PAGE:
IR spectra were taken on an 80A Nicolet FT. MS were measured on a 5985-B Hewlett Packard instrument. Optical rotation was determined on a 241 Perkin Elmer polarimeter. NMR spectra were recorded on a Varian VXR 300 spectrometer, operating at 300 MHz (1H) and 75 MHz (13C). CDCl3 was used as solvent. Chemical shifts are reported in parts per million (δ) relative to TMS, and coupling constants (J) are in Hertz. Carbon substitution degrees were established by DEPT multipulse sequence. Xanthorrhizol (1) was isolated from the roots of I. heterophylla, as described previously [2,3].

6-Bromo-xanthorrhizol (2) and 4-Bromo-xanthorrhizol (3). Xanthorrhizol (1) (225 mg, 1.02 mmol) and N-bromo-succinimide (178 mg, 1 mmol) were dissolved in CCl4 (2.5 mL). The reaction was initiated adding catalytic quantities of dibenzoyl peroxide, and refluxed for 2 h. The starting material was consumed, and the formation of two reaction products less polar than xanthorrhizol was observed by TLC. Evaporation of the solvent afforded a residue which was loaded to a Si gel column chromatography (70-230 mesh) packed with petroleum ether. The chromatography was developed using a gradient of petroleum ether-EtOAc. Two oily compounds were separated, and characterized as 2 (205 mg, 66 %), and 3 (66 mg, 21.6 %). 2: IR νmáx (film): 3507, 2961, 2856, 1607, 1489, 1450, 1120, 811 cm−1; 1H NMR (CDCl3, 300 MHz) δ: 1.19 (3H, d, J 7.0, H-9), 1.51 (3H, s, H-15), 1.58 (2H, m, H-11), 1.67 (3H, s, H-14), 1.93 (2H, m, H-10), 2.27 (3H, s, H-7), 3.12 (1H, q, J=7.0. H-8), 5.09 (1H, t, J=7.1, H-12), 6.71 (1H, d, J=7.8, H-5), 7.03 (1H, d, J=7.8, H-4); 13C NMR (75 MHz, CDCl3) in Table 1; EIMS m/z (rel. int.): 298 [M++2], 297 [M++1], 296 [M+, 2.0], 217 (M+-Br, 32.6), 214 (22.1), 201 (12.4), 135 (100), 134 (39.3), 115 (17.4), 105 (17.7), 91 (31.9), 79 (22.4), 77 (31.4). 4-Bromo-xanthorrhizol (3): IR νmax (film): 3500, 2950, 2860, 1610, 1450, 1115, 990, 815 cm−1; 1H NMR (CDCl3, 300 MHz) δ: 1.14 (3H, d, J=6.8, H-9), 1.53 (3H, s, H-15), 1.67 (3H, s, H-14), 1.4-1.7 (2H, m, H-11), 1.93 (2H, m, H-10), 2.18 (3H, s, H-7), 3.10 (1H, m, H-8), 4.72 (1H, br s, OH), 5.09 (1H, m, H-12), 6.65 (1H, s, H-6), 7.26 (1H, s, H-3); 13C NMR (CDCl3, 75 MHz) in Table 1.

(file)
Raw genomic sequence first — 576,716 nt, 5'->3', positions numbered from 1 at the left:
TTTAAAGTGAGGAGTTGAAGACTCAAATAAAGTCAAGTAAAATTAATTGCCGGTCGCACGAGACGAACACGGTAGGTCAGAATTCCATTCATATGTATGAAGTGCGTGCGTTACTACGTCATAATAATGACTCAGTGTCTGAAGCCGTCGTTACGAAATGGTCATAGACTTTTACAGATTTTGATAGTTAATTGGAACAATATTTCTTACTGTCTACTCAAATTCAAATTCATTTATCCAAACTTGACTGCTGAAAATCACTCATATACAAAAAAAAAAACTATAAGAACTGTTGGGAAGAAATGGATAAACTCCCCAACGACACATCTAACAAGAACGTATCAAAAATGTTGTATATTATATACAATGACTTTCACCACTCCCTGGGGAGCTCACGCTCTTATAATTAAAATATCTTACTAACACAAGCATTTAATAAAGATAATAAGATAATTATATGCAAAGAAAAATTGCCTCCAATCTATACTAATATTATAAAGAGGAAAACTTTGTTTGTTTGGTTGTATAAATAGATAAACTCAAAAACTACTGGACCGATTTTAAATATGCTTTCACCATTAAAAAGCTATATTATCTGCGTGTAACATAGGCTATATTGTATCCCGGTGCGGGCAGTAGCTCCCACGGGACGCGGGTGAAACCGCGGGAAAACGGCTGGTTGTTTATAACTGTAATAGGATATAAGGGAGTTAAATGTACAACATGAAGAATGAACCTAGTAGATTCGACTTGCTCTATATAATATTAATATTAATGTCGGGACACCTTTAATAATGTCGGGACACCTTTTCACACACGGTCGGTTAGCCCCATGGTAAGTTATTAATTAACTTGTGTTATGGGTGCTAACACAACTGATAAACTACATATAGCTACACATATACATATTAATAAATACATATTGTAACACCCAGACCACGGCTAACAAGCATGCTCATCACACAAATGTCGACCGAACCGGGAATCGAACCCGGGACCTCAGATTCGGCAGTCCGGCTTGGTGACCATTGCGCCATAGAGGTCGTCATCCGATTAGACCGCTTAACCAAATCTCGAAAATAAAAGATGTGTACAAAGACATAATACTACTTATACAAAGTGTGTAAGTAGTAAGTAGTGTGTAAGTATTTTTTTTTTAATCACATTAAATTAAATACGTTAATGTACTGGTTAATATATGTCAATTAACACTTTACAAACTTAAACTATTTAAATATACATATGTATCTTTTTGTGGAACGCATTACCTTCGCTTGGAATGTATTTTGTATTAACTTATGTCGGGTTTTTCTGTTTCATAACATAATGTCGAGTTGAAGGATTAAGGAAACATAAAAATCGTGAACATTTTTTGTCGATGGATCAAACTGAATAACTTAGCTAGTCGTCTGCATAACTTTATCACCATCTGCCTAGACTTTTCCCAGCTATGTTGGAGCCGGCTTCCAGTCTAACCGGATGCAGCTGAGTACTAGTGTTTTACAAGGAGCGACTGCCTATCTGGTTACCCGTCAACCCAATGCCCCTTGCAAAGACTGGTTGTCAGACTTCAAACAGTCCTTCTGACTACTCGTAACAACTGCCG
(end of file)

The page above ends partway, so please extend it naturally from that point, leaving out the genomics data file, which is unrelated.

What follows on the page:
12, 13-Dihydro-xanthorrhizol (4). A solution of xanthorrhizol (1) (80 mg) dissolved in ethyl acetate (10 mL) was hydrogenated using 10 % Pd / C (20 mg), as catalyst. The reaction was monitored by TLC (petroleum ether / ethyl acetate 85:15), and the reaction product was purified by preparative chromatography as a yellowish oil (100 % yield). [α]D-5.61° (c 1.3, MeOH); UV λmax (MeOH): 215, 273 nm (ε 17,982, 2324); IR νmax (film): 3400, 3372, 2955, 2867, 1620, 1587, 1458, 1365, 1160, 1116, 993, 811 cm−1; 1H NMR (CDCl3, 300 MHz) δ: 0.62 (3H, d, J=6.6, H-14), 0.63 (3H, d, J=6.6, H-15), 1.11-1.19 (2H, m, H-12, 13), 1.18 (3H, br d, J=7.2, H-9), 1.44-1.52 (2H, m, H-10), 2.21 (3H, s, H-7), 2.57 (1H, m, H-8), 4.85 (1H, br s, -OH), 6.61 (1H, d, J=1.6, H-6), 6.68 (1H, dd, J=7.8, 1.6, H-4), 7.03 (1H, d, J=7.8, H-3); 13C NMR (CDCl3, 75 MHz) in Table 2; EIMS m/z (rel. int.): 220 [M+, 8], 136 (27), 135 (100), 121 (15), 91 (15), 77 (5), 79 (5), 43 (7).